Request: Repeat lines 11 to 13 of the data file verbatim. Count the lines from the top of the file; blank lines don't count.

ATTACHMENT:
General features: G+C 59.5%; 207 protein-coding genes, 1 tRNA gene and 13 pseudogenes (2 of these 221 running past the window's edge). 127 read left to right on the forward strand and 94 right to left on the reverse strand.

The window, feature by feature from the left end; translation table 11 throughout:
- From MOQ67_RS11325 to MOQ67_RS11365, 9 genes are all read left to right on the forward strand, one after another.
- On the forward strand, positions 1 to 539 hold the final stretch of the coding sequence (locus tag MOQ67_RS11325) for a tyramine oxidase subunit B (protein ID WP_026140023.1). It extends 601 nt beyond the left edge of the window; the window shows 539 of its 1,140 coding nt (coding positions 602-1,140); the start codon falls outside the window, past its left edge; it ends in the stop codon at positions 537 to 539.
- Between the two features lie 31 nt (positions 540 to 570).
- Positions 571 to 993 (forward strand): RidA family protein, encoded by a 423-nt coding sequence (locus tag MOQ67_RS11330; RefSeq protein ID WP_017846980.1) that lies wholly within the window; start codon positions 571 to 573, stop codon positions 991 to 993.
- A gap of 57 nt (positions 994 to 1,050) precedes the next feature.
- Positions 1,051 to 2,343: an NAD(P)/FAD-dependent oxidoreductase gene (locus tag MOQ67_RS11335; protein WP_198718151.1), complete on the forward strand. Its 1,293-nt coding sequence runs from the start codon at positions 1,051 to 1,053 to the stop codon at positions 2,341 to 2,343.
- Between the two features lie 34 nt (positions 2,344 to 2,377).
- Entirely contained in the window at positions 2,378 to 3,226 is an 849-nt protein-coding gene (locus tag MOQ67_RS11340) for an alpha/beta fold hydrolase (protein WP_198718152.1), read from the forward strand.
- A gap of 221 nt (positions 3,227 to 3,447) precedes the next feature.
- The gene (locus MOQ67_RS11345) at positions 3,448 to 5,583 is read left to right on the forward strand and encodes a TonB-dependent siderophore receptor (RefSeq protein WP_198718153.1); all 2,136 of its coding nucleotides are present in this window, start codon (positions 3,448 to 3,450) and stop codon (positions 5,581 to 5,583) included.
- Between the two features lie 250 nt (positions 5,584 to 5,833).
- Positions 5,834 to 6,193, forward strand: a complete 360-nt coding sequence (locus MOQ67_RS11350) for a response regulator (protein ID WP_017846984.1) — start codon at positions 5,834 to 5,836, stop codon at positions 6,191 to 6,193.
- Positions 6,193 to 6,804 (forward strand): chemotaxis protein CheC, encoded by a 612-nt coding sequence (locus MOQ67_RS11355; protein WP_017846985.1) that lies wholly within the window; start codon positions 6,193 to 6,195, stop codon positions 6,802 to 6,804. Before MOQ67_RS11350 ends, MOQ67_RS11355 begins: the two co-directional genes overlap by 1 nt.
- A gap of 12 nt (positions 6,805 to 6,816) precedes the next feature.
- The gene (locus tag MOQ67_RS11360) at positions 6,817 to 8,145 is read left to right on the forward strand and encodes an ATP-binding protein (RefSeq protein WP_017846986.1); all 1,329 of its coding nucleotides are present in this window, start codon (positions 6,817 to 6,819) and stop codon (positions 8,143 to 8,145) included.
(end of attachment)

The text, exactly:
- A gap of 221 nt (positions 3,227 to 3,447) precedes the next feature.
- The gene (locus MOQ67_RS11345) at positions 3,448 to 5,583 is read left to right on the forward strand and encodes a TonB-dependent siderophore receptor (RefSeq protein WP_198718153.1); all 2,136 of its coding nucleotides are present in this window, start codon (positions 3,448 to 3,450) and stop codon (positions 5,581 to 5,583) included.
- Between the two features lie 250 nt (positions 5,584 to 5,833).